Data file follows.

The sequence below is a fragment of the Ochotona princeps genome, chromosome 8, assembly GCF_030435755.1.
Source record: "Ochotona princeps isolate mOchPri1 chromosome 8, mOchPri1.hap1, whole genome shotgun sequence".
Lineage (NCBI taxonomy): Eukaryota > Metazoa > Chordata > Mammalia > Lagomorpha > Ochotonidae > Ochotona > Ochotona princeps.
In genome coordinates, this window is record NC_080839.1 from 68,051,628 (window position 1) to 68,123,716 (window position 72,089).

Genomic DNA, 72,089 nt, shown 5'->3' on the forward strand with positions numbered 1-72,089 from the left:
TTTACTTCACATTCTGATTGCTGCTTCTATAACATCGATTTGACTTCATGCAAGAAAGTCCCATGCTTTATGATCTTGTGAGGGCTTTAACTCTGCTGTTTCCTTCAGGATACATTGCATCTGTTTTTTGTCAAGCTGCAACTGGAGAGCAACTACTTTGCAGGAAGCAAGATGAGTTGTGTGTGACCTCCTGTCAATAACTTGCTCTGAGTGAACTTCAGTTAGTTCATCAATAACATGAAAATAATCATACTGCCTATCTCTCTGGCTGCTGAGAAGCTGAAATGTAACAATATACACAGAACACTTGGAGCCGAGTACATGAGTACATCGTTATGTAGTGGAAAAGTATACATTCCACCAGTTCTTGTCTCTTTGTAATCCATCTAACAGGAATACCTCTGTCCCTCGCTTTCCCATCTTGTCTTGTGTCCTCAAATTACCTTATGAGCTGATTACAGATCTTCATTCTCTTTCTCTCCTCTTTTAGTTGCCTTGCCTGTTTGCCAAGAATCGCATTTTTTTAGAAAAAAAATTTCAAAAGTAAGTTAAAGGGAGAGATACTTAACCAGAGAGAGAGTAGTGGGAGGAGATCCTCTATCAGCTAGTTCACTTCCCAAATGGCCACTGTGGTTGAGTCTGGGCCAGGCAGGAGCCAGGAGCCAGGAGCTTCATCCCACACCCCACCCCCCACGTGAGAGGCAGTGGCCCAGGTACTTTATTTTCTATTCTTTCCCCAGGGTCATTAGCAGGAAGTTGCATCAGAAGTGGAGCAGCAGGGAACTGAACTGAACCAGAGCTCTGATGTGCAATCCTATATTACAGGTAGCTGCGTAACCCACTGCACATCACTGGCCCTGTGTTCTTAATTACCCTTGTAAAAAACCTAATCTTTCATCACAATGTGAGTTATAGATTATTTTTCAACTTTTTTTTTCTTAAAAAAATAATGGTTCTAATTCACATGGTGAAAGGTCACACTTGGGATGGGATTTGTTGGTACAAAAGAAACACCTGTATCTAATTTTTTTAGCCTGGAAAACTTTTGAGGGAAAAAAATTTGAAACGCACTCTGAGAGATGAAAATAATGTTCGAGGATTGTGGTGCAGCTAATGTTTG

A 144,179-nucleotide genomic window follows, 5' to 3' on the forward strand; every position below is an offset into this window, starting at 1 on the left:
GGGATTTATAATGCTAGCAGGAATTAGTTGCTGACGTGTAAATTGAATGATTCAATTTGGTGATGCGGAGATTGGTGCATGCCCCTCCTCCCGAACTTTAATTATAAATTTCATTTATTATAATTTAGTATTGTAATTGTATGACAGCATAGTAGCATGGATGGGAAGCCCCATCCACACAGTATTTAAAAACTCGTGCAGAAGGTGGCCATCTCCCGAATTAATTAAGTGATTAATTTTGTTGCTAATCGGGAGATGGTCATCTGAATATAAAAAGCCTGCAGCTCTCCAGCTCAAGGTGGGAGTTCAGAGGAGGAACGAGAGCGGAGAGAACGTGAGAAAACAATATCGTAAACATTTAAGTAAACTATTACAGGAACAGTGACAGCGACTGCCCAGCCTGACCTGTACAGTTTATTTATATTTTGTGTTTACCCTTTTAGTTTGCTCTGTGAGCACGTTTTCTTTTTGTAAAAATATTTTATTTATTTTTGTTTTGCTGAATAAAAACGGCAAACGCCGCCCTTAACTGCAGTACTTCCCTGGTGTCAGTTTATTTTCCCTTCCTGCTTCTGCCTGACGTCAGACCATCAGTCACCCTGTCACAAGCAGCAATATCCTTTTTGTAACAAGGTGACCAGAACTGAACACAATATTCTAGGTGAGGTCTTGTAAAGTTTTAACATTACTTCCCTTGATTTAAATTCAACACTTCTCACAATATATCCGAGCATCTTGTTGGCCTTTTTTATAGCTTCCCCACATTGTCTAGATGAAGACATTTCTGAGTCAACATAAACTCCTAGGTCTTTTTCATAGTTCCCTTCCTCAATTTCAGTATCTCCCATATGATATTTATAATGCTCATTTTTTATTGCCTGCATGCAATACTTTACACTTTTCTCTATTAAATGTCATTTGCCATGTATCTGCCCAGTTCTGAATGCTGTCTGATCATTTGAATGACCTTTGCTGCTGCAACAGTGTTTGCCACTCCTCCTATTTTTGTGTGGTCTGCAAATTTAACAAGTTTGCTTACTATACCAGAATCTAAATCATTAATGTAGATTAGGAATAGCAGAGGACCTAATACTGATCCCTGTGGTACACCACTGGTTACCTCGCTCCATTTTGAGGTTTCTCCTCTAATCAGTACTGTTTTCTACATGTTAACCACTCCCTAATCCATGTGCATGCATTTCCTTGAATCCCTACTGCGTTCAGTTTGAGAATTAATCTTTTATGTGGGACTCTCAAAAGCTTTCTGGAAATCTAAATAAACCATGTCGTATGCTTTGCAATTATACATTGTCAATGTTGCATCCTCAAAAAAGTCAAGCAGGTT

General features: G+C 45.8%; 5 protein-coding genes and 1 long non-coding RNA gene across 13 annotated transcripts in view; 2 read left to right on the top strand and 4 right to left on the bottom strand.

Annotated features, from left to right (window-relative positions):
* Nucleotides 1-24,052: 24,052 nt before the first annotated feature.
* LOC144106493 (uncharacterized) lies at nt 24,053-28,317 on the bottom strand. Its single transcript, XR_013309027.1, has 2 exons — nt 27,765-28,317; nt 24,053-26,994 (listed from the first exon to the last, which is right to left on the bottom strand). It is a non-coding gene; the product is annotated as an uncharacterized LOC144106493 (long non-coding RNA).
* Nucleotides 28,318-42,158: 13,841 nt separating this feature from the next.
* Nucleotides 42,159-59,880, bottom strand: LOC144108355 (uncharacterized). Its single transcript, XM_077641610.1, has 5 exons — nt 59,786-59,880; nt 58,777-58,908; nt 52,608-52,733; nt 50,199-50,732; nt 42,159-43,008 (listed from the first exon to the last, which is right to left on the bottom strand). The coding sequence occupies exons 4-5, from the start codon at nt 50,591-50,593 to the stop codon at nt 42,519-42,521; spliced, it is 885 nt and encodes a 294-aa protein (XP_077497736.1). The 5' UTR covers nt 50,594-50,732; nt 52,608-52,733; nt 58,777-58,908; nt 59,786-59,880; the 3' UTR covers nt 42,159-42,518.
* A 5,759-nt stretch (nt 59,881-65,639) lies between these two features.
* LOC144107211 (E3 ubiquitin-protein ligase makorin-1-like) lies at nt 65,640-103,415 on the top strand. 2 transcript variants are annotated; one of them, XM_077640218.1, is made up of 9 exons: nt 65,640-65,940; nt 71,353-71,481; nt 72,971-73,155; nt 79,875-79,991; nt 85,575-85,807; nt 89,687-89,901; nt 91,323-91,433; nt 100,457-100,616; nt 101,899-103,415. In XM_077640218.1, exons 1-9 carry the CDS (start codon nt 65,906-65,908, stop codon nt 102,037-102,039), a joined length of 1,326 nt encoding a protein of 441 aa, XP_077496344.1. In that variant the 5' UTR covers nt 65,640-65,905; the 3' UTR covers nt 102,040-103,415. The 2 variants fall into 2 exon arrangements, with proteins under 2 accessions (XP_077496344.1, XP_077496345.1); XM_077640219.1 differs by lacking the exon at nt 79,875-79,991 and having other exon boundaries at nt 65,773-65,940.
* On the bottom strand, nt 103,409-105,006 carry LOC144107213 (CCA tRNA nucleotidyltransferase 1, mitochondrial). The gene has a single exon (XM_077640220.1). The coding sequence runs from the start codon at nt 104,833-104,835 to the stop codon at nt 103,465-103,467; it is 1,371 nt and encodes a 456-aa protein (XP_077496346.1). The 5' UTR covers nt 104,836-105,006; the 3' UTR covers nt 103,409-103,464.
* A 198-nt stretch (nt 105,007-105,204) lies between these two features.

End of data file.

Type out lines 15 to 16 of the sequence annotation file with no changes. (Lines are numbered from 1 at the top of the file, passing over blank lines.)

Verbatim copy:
* A 5,759-nt stretch (nt 59,881-65,639) lies between these two features.
* LOC144107211 (E3 ubiquitin-protein ligase makorin-1-like) lies at nt 65,640-103,415 on the top strand. 2 transcript variants are annotated; one of them, XM_077640218.1, is made up of 9 exons: nt 65,640-65,940; nt 71,353-71,481; nt 72,971-73,155; nt 79,875-79,991; nt 85,575-85,807; nt 89,687-89,901; nt 91,323-91,433; nt 100,457-100,616; nt 101,899-103,415. In XM_077640218.1, exons 1-9 carry the CDS (start codon nt 65,906-65,908, stop codon nt 102,037-102,039), a joined length of 1,326 nt encoding a protein of 441 aa, XP_077496344.1. In that variant the 5' UTR covers nt 65,640-65,905; the 3' UTR covers nt 102,040-103,415. The 2 variants fall into 2 exon arrangements, with proteins under 2 accessions (XP_077496344.1, XP_077496345.1); XM_077640219.1 differs by lacking the exon at nt 79,875-79,991 and having other exon boundaries at nt 65,773-65,940.